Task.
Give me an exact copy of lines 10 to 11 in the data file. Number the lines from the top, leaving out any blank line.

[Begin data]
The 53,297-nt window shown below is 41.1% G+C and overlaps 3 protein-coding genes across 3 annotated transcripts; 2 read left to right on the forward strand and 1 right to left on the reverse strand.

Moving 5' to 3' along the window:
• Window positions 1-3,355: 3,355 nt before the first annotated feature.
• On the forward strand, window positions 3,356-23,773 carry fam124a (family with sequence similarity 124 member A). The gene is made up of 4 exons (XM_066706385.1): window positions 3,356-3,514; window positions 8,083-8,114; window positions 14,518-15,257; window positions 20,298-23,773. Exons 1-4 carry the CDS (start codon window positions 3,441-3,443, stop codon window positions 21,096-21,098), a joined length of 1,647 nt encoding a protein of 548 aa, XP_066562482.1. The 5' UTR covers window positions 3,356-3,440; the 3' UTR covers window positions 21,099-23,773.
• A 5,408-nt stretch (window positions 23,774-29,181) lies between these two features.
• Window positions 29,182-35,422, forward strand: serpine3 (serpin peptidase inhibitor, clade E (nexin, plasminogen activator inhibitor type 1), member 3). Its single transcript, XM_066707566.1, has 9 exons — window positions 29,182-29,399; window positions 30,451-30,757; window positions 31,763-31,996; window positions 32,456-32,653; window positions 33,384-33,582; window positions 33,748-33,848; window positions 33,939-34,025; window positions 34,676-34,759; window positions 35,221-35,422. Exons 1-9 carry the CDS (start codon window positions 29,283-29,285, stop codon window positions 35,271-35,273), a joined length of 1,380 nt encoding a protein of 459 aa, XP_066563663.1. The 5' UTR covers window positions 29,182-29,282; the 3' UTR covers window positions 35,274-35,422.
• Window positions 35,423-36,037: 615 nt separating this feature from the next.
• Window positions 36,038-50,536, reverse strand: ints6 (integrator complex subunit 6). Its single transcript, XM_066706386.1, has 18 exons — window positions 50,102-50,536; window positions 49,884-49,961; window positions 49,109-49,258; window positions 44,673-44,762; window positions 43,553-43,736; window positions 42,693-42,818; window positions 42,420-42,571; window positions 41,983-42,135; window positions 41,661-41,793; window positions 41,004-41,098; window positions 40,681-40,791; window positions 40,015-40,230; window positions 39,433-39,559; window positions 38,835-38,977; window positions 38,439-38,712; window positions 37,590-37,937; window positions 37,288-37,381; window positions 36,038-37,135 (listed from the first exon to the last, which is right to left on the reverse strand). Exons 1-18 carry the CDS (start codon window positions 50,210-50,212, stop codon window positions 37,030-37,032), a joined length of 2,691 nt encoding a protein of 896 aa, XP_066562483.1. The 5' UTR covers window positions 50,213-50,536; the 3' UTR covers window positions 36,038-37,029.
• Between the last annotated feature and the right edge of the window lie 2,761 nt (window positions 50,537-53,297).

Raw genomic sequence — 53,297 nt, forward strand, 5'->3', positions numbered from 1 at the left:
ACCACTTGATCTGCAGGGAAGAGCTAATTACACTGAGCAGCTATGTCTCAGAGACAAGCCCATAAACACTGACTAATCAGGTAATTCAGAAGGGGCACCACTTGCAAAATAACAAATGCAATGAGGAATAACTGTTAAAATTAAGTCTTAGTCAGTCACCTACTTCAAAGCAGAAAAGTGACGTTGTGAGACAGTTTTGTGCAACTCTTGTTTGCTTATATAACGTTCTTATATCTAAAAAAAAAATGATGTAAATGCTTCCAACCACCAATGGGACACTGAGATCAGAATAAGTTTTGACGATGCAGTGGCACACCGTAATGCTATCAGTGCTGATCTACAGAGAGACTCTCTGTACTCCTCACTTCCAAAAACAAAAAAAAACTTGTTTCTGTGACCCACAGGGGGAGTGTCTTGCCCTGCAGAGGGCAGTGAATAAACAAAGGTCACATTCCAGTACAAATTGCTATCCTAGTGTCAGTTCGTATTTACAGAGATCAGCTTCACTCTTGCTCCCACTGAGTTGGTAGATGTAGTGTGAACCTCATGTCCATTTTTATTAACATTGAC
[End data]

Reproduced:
Raw genomic sequence — 53,297 nt, forward strand, 5'->3', positions numbered from 1 at the left:
ACCACTTGATCTGCAGGGAAGAGCTAATTACACTGAGCAGCTATGTCTCAGAGACAAGCCCATAAACACTGACTAATCAGGTAATTCAGAAGGGGCACCACTTGCAAAATAACAAATGCAATGAGGAATAACTGTTAAAATTAAGTCTTAGTCAGTCACCTACTTCAAAGCAGAAAAGTGACGTTGTGAGACAGTTTTGTGCAACTCTTGTTTGCTTATATAACGTTCTTATATCTAAAAAAAAAATGATGTAAATGCTTCCAACCACCAATGGGACACTGAGATCAGAATAAGTTTTGACGATGCAGTGGCACACCGTAATGCTATCAGTGCTGATCTACAGAGAGACTCTCTGTACTCCTCACTTCCAAAAACAAAAAAAAACTTGTTTCTGTGACCCACAGGGGGAGTGTCTTGCCCTGCAGAGGGCAGTGAATAAACAAAGGTCACATTCCAGTACAAATTGCTATCCTAGTGTCAGTTCGTATTTACAGAGATCAGCTTCACTCTTGCTCCCACTGAGTTGGTAGATGTAGTGTGAACCTCATGTCCATTTTTATTAACATTGAC